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Articles by Oyelola B. Oloyede
Total Records ( 2 ) for Oyelola B. Oloyede
  Musa O. Salawu , Oyelola B. Oloyede , Adenike T. Oladiji , Nasiru O. Muhammad and Musa T. Yakubu
  Context: Archachatina marginata Swainson (Achatinidae) is found in Nigeria, West Africa. Its hemolymph is applied as a disinfectant to blades and fresh cuts of circumcision in Yorubaland. The hemolymph is also used in traditional medicine practice. Investigation into its anti-endotoxin response is being studied for the first time. Objective: This study determined whether endotoxin causes measurable and concentration-dependent protein coagulation in the separate hemolymph fractions and in hemocyte lysate (HL)/plasma mixtures. Materials and methods: Endotoxin was prepared by inoculating 5% w/v dextrose with locally isolated Escherichia coli cells and incubated for 48 h before sterilization. Pyrogenicity was determined by rabbit test method and use the of LAL kit. Hemolymph fractions were exposed to endotoxin while controls were exposed to endotoxin-free water (0.025 EU/ml). HL/plasma (1:1 v/v) was exposed to varied endotoxin concentrations. Results: Data indicated significantly higher protein coagulates induced by endotoxin in all the hemolymph fractions (P < 0.05). Maximum protein coagulation in mixture of HL/plasma 1:1 was recorded. Exposure of HL/plasma at optimal ratio to varied endotoxin caused linear protein coagulation up to 1.0 EU/ml, beyond which it dropped significantly and unresponsive to further increase in endotoxin doses. Discussion and conclusion: There was endotoxin-induced protein coagulation, which is endotoxin concentration-dependent. The optimal coagulation observed for 1:1 HL/plasma mixture suggests stronger interaction between the hemocytes and the plasma in response to endotoxin. There are LPS-binding proteins in the plasma and hemocytes of A. marginata. This finding may be employed in detection and quantification of endotoxin in future.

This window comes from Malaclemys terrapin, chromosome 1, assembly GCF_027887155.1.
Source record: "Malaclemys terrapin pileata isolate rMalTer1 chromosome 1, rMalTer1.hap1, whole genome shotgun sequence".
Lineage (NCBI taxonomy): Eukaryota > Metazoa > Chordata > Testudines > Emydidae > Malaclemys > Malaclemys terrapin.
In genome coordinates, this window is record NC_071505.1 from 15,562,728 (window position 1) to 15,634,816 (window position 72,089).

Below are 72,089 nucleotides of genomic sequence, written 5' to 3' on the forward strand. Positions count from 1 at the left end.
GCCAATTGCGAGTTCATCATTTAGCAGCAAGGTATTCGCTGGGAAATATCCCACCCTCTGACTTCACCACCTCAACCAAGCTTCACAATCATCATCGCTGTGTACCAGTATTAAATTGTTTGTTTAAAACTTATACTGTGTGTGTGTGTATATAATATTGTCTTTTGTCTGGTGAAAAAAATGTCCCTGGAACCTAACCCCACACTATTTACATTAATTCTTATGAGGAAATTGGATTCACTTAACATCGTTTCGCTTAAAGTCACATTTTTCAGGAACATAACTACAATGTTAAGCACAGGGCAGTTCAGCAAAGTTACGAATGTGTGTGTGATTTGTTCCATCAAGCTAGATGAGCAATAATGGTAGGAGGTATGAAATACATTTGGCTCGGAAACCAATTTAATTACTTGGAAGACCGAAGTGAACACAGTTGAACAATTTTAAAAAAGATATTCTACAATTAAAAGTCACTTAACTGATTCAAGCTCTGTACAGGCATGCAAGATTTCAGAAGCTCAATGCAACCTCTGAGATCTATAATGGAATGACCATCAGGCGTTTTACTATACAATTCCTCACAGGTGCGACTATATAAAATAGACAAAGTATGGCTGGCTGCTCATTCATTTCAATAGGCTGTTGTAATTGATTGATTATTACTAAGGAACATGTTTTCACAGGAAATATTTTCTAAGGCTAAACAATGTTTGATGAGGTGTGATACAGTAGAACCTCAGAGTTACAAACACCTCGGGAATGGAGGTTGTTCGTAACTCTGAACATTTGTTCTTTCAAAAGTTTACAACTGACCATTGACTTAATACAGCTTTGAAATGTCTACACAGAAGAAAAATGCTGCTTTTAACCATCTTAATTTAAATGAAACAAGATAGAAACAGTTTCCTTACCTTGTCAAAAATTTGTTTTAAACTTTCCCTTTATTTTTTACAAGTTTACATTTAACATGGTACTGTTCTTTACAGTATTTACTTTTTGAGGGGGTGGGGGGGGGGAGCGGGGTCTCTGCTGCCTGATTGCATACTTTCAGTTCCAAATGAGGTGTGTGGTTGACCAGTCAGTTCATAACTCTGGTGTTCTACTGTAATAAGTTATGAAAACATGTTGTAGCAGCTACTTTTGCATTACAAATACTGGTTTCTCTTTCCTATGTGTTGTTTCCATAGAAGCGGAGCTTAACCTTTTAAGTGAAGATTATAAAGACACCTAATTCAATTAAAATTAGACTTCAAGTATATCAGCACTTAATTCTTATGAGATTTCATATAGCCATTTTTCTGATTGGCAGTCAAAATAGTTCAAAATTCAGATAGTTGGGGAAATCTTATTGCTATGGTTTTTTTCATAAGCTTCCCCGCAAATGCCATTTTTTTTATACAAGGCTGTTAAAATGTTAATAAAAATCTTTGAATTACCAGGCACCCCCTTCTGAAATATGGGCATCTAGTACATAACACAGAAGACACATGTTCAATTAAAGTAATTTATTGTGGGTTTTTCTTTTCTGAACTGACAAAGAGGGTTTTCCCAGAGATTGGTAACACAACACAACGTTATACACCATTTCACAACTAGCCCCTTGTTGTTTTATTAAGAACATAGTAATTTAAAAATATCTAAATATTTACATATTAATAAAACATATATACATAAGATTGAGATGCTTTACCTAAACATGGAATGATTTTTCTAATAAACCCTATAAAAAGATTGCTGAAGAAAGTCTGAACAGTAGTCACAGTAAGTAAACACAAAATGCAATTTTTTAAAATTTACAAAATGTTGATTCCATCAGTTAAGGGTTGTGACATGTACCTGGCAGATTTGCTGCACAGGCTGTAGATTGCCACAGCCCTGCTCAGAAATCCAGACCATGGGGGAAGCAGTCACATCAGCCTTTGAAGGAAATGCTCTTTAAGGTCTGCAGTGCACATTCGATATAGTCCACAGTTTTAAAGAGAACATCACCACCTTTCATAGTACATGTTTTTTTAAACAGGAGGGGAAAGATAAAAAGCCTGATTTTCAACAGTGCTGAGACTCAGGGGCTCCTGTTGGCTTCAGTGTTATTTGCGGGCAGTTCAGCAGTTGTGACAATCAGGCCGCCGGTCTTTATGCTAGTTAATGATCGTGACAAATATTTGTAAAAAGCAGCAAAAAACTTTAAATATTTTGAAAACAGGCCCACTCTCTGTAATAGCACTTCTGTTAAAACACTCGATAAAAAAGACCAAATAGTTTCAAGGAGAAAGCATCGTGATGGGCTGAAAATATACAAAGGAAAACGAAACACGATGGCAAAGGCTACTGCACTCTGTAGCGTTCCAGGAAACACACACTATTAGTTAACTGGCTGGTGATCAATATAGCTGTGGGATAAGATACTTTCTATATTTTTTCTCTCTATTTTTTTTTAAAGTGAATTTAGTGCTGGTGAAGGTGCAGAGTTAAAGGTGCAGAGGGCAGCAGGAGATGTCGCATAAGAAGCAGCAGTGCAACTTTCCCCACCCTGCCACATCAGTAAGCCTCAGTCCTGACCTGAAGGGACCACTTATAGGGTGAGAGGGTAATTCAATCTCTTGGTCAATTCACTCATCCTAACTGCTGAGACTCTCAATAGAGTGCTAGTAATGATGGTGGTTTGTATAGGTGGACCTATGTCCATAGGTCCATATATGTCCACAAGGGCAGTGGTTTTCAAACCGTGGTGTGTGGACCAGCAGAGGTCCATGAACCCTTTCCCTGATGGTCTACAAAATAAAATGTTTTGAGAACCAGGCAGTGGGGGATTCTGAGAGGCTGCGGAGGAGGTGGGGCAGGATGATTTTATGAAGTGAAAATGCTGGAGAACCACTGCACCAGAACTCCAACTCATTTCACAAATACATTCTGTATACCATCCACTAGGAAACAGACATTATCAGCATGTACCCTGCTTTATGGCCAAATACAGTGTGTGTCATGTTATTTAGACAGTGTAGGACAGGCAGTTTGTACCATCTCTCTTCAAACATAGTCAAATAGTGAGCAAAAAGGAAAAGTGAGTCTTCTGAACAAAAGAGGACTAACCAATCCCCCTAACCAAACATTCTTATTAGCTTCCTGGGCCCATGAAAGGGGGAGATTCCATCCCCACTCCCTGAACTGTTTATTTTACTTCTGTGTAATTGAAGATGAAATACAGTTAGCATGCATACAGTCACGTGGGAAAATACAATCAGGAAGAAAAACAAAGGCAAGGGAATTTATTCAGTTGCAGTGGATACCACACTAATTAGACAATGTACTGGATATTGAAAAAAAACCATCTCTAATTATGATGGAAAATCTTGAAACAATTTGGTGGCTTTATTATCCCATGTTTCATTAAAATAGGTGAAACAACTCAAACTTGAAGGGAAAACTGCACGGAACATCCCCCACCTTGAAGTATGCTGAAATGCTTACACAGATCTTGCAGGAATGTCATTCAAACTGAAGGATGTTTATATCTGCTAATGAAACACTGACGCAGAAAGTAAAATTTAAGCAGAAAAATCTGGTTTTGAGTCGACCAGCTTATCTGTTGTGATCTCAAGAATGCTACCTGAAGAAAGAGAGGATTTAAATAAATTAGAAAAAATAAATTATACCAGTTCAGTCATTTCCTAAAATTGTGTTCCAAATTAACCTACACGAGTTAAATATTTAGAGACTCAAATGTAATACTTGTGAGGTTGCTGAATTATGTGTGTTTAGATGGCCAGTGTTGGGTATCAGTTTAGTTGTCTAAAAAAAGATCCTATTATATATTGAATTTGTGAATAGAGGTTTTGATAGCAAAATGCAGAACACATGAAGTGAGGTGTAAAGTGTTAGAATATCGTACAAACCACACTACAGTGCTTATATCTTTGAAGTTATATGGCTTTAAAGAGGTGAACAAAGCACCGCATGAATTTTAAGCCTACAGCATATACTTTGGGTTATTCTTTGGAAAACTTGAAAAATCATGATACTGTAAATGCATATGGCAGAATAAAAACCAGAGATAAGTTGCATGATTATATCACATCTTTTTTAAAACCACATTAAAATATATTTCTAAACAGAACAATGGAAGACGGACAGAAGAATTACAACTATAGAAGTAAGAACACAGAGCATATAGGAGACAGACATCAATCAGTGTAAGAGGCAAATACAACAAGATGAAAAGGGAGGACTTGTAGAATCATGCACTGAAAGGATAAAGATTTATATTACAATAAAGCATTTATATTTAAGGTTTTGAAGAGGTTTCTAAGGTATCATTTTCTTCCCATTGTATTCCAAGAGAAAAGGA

Taofik O. Sunmonu , Olufemi D. Owolabi and Oyelola B. Oloyede
  The impact of short term exposure to waterborne anthracene on the activities of Gamma Glutamyl Transferase (GGT), Alanine aminotransferase (ALT) and Alkaline aminotransferase (ALP) in the liver and stomach mucosa of juvenile African catfish, Heterobranchus bidorsalis Geoffroy Saint Hilaire, 1809 was investigated. Fish specimens weighing 73.00±2.50 g (n = 72) were grouped into six of twelve fishes each in 30 L aquarium. Each group was exposed to different concentrations (0 (control), 0.25, 0.50. 0.75, 1.00 and 1.25 g L-1) of anthracene for 54 h. The results showed that there was a significant (p<0.05) inhibition of all the enzymes’ (GGT, ALT, ALP) activities in both the liver and stomach of H. bidorsalis in relation to the control. Inhibition of each enzyme increased with increase in concentration of anthracene, with the highest inhibition of 79.96% (GGT), 89.74% (ALT) and 46.26% (ALP) and lowest inhibition of 13.98% (GGT), 22.80% (ALT) and 31.44% (ALP) recorded at the concentration of 1.25 and 0.25 g L-1, respectively. The decrease in the activities of the enzymes could be due to their possible leakage into general blood circulation or could be as a result of organ dysfunction, thus indicating that anthracene could induce oxidative stress on H. bidorsalis. Percentage mortality ranged between 0 and 44.44%, with the highest mortality recorded at the highest tested concentration of anthracene. The results suggest that GGT, ALT and ALP can be used as potential environmental biomarkers for anthracene-induced hepatotoxicity and gastrotoxicity in H. bidorsalis.
 
 
 
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